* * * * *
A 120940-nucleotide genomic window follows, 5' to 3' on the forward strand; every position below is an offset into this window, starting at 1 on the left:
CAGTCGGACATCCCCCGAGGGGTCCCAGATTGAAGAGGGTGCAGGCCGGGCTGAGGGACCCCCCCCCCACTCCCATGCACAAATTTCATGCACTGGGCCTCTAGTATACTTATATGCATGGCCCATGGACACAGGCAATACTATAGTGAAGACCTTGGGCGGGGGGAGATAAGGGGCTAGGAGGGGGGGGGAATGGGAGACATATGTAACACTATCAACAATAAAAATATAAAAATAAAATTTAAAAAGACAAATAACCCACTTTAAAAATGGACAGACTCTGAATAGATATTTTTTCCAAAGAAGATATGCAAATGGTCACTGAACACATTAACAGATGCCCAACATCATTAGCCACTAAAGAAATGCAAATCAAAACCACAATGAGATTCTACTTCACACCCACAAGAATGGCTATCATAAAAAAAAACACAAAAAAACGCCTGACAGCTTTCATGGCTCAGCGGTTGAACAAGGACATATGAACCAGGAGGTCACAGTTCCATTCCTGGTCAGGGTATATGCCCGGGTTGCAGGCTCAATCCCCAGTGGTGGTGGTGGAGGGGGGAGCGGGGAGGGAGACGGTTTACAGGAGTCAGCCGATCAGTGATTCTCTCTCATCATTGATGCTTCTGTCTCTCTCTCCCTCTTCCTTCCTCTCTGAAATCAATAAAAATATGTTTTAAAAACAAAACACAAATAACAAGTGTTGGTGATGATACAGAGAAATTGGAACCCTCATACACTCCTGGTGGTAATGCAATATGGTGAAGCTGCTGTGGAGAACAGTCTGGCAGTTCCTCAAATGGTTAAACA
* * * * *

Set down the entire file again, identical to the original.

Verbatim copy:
A 120940-nucleotide genomic window follows, 5' to 3' on the forward strand; every position below is an offset into this window, starting at 1 on the left:
CAGTCGGACATCCCCCGAGGGGTCCCAGATTGAAGAGGGTGCAGGCCGGGCTGAGGGACCCCCCCCCCACTCCCATGCACAAATTTCATGCACTGGGCCTCTAGTATACTTATATGCATGGCCCATGGACACAGGCAATACTATAGTGAAGACCTTGGGCGGGGGGAGATAAGGGGCTAGGAGGGGGGGGGAATGGGAGACATATGTAACACTATCAACAATAAAAATATAAAAATAAAATTTAAAAAGACAAATAACCCACTTTAAAAATGGACAGACTCTGAATAGATATTTTTTCCAAAGAAGATATGCAAATGGTCACTGAACACATTAACAGATGCCCAACATCATTAGCCACTAAAGAAATGCAAATCAAAACCACAATGAGATTCTACTTCACACCCACAAGAATGGCTATCATAAAAAAAAACACAAAAAAACGCCTGACAGCTTTCATGGCTCAGCGGTTGAACAAGGACATATGAACCAGGAGGTCACAGTTCCATTCCTGGTCAGGGTATATGCCCGGGTTGCAGGCTCAATCCCCAGTGGTGGTGGTGGAGGGGGGAGCGGGGAGGGAGACGGTTTACAGGAGTCAGCCGATCAGTGATTCTCTCTCATCATTGATGCTTCTGTCTCTCTCTCCCTCTTCCTTCCTCTCTGAAATCAATAAAAATATGTTTTAAAAACAAAACACAAATAACAAGTGTTGGTGATGATACAGAGAAATTGGAACCCTCATACACTCCTGGTGGTAATGCAATATGGTGAAGCTGCTGTGGAGAACAGTCTGGCAGTTCCTCAAATGGTTAAACA